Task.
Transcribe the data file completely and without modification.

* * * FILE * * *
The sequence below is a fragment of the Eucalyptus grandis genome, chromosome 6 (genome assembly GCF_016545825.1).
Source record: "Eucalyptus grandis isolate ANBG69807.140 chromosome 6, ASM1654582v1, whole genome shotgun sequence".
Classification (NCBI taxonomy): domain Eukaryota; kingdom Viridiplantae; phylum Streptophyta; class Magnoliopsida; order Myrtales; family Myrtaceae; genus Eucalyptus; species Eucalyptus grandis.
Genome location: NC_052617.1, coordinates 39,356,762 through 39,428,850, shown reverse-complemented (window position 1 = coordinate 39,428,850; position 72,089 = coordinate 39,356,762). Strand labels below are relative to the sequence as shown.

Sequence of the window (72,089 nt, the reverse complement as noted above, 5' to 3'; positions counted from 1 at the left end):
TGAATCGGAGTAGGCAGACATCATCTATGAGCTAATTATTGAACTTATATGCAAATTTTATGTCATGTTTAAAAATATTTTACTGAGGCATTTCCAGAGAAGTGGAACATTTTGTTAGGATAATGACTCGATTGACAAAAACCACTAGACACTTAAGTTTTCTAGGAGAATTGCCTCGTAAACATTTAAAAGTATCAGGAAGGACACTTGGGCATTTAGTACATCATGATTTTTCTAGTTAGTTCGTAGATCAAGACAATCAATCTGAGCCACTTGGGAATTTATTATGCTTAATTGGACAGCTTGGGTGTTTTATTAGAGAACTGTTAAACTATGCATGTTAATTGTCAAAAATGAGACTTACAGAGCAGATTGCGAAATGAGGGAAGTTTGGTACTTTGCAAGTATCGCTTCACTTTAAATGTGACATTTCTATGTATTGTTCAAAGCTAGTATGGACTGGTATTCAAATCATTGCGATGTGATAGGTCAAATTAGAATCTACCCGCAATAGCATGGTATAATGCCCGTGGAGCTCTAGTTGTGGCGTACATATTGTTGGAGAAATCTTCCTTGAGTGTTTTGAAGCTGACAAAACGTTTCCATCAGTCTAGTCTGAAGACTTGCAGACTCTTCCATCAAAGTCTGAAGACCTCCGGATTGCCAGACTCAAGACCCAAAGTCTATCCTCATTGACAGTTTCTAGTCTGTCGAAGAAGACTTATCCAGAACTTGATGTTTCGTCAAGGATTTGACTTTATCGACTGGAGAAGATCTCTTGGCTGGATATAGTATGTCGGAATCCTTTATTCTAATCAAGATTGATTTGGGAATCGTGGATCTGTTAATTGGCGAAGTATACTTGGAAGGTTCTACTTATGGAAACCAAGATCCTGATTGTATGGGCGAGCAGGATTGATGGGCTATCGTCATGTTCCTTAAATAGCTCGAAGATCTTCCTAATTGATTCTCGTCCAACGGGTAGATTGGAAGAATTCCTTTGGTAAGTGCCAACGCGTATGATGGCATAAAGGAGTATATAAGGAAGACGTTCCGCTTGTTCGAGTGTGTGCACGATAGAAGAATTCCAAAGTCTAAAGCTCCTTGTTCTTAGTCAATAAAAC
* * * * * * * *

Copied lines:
The sequence below is a fragment of the Eucalyptus grandis genome, chromosome 6 (genome assembly GCF_016545825.1).
Source record: "Eucalyptus grandis isolate ANBG69807.140 chromosome 6, ASM1654582v1, whole genome shotgun sequence".
Classification (NCBI taxonomy): domain Eukaryota; kingdom Viridiplantae; phylum Streptophyta; class Magnoliopsida; order Myrtales; family Myrtaceae; genus Eucalyptus; species Eucalyptus grandis.
Genome location: NC_052617.1, coordinates 39,356,762 through 39,428,850, shown reverse-complemented (window position 1 = coordinate 39,428,850; position 72,089 = coordinate 39,356,762). Strand labels below are relative to the sequence as shown.

Sequence of the window (72,089 nt, the reverse complement as noted above, 5' to 3'; positions counted from 1 at the left end):
TGAATCGGAGTAGGCAGACATCATCTATGAGCTAATTATTGAACTTATATGCAAATTTTATGTCATGTTTAAAAATATTTTACTGAGGCATTTCCAGAGAAGTGGAACATTTTGTTAGGATAATGACTCGATTGACAAAAACCACTAGACACTTAAGTTTTCTAGGAGAATTGCCTCGTAAACATTTAAAAGTATCAGGAAGGACACTTGGGCATTTAGTACATCATGATTTTTCTAGTTAGTTCGTAGATCAAGACAATCAATCTGAGCCACTTGGGAATTTATTATGCTTAATTGGACAGCTTGGGTGTTTTATTAGAGAACTGTTAAACTATGCATGTTAATTGTCAAAAATGAGACTTACAGAGCAGATTGCGAAATGAGGGAAGTTTGGTACTTTGCAAGTATCGCTTCACTTTAAATGTGACATTTCTATGTATTGTTCAAAGCTAGTATGGACTGGTATTCAAATCATTGCGATGTGATAGGTCAAATTAGAATCTACCCGCAATAGCATGGTATAATGCCCGTGGAGCTCTAGTTGTGGCGTACATATTGTTGGAGAAATCTTCCTTGAGTGTTTTGAAGCTGACAAAACGTTTCCATCAGTCTAGTCTGAAGACTTGCAGACTCTTCCATCAAAGTCTGAAGACCTCCGGATTGCCAGACTCAAGACCCAAAGTCTATCCTCATTGACAGTTTCTAGTCTGTCGAAGAAGACTTATCCAGAACTTGATGTTTCGTCAAGGATTTGACTTTATCGACTGGAGAAGATCTCTTGGCTGGATATAGTATGTCGGAATCCTTTATTCTAATCAAGATTGATTTGGGAATCGTGGATCTGTTAATTGGCGAAGTATACTTGGAAGGTTCTACTTATGGAAACCAAGATCCTGATTGTATGGGCGAGCAGGATTGATGGGCTATCGTCATGTTCCTTAAATAGCTCGAAGATCTTCCTAATTGATTCTCGTCCAACGGGTAGATTGGAAGAATTCCTTTGGTAAGTGCCAACGCGTATGATGGCATAAAGGAGTATATAAGGAAGACGTTCCGCTTGTTCGAGTGTGTGCACGATAGAAGAATTCCAAAGTCTAAAGCTCCTTGTTCTTAGTCAATAAAAC